African Export-Import Bank (Afreximbank), has pledged to support Africa to bridge the US$ 250 billion climate finance gap in collaboration with other African financial institutions.
Denys Denya, Afreximbank’s Executive Vice-President, Finance, Administration and Banking Services, said this in a statement issued by Amadou Sall, Afreximbank’s media contact in Abuja, on Saturday.
Denya who spoke at the ongoing COP27 Conference in Sharm El Sheikh, Egypt, said African financial institutions, with Afreximbank at the forefront, needed to step in to bridge the finance gaps.
He said with the right support and commitment, Africa could, in addition, achieve the vision and goals of the African Continental Free Trade Area (AfCFTA), and help Africa’s population grasp the opportunities within it.
“It will also play a leading role in revitalising Africa’s climate adaptation and mitigation initiatives.
“The AFCFTA offers not just inter-country trading opportunities, but vast opportunities for collaborating on research and investing in the continent’s large youthful and innovative population.
“African nations can leverage on these strengths as they decarbonise,” he said.
Denya urged African financial institutions to offer both financial and technical support which would then be targeted at curbing Africa’s greenhouse gas emissions, thereby ensuring that the achievement of the goals under the AfCFTA were not derailed.
Dr Elias Kagumya, Afreximbank’s Chief Risk Officer, said that it was high time Africa turned to the continent’s vast mineral resources to finance adaptation, loss, and damage and build resilience in the continent.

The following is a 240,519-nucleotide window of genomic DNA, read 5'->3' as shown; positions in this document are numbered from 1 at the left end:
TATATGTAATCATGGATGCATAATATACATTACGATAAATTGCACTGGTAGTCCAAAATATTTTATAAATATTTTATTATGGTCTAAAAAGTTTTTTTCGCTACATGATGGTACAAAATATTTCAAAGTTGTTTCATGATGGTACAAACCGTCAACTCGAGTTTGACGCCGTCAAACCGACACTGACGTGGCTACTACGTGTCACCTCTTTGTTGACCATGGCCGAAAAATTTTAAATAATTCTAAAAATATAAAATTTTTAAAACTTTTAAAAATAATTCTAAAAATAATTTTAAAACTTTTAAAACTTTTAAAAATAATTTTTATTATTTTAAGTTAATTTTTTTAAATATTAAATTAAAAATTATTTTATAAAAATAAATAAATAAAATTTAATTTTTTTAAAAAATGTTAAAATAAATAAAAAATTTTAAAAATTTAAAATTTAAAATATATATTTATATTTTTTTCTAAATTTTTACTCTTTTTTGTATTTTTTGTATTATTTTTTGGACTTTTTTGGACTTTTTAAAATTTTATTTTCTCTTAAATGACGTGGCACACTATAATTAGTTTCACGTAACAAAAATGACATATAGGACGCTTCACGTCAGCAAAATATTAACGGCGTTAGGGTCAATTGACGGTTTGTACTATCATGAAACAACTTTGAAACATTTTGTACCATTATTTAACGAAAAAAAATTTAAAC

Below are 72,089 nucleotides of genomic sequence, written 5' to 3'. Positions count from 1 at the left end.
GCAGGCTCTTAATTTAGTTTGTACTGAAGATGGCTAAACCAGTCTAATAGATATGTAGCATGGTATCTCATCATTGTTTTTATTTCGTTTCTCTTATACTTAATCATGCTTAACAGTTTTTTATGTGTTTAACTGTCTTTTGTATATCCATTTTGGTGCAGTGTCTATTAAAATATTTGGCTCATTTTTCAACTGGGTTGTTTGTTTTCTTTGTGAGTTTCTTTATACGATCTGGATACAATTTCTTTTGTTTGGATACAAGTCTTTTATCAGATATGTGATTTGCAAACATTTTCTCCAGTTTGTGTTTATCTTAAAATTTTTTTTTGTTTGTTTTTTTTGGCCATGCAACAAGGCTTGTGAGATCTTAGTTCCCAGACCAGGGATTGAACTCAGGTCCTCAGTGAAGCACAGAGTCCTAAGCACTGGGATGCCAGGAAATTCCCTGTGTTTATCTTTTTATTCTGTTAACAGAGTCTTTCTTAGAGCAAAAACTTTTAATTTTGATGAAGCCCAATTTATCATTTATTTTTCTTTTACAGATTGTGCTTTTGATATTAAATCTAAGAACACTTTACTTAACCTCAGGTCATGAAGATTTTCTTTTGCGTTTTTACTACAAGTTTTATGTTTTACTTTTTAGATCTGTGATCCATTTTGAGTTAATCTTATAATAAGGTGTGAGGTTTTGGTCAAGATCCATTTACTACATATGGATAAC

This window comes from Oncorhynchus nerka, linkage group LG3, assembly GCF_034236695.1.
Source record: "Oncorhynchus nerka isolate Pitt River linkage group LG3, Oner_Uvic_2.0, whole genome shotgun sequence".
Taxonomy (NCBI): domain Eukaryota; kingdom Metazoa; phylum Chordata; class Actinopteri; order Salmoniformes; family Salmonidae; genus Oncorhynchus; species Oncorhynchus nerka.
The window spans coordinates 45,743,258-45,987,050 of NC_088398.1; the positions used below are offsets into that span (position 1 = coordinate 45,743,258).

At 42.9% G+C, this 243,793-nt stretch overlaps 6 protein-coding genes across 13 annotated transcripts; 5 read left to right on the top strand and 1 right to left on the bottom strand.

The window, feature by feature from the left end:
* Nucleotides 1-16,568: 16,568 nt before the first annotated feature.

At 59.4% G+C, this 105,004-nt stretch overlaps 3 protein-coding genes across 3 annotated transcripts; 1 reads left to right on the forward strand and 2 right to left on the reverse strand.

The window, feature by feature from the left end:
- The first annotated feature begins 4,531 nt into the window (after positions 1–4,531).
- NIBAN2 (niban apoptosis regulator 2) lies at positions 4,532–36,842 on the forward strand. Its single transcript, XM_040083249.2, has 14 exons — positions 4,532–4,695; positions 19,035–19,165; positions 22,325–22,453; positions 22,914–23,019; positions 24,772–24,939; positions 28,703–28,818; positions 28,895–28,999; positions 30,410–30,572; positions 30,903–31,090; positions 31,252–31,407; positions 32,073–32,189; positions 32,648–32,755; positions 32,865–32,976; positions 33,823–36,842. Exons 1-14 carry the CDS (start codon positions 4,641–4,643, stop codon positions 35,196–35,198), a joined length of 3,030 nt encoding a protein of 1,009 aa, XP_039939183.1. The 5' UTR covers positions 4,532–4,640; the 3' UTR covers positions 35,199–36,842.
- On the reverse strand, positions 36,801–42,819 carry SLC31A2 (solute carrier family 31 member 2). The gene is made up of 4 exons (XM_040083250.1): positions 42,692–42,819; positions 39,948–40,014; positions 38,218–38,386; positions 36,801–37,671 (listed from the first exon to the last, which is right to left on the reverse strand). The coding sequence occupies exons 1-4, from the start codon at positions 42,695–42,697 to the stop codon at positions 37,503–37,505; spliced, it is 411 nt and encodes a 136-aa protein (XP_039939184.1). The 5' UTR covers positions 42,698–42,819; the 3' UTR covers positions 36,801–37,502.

“With the world turning to clean energy technologies, the need for minerals like copper, lithium, nickel, cobalt, and rare earth elements will continue to grow.
“The continent is endowed with a wide variety of minerals critical for the clean energy transition.”
Kagumya said the Democratic Republic of the Congo (DRC) is home to about 70 per cent of the world’s cobalt, essential for batteries, mobile phones, and electric cars production.
He said countries such as Zimbabwe and Namibia have among the largest reserves of lithium globally.
“Exploring these minerals would greatly help bridge Africa’s climate finance gap and change the fortunes of the continent’s poorest.”
He said Africa continued to be the least emitting continent, but the continent continues to battle unprecedented forest fires, droughts, soil erosion, landslides, cyclone, and floods, which are expected to get worse as temperatures rise.
“For example, in 2022, floods killed at least 600 people across Nigeria, displacing 1.3 million people, and in Somalia, over one million people fled their homes as a four-year consecutive drought devastated the East and Horn of Africa.
“For African governments and stakeholders, ensuring that the AfCFTA considers a green transition is a huge mandate, and the implementation of the AfCFTA forms part of the larger solution to Africa’s climate change issues.
“However, critical financing is important to achieve this. And if done correctly, experts agree, AfCFTA can help in shaping the transition of African economies to green growth, climate adaptation, and mitigation.”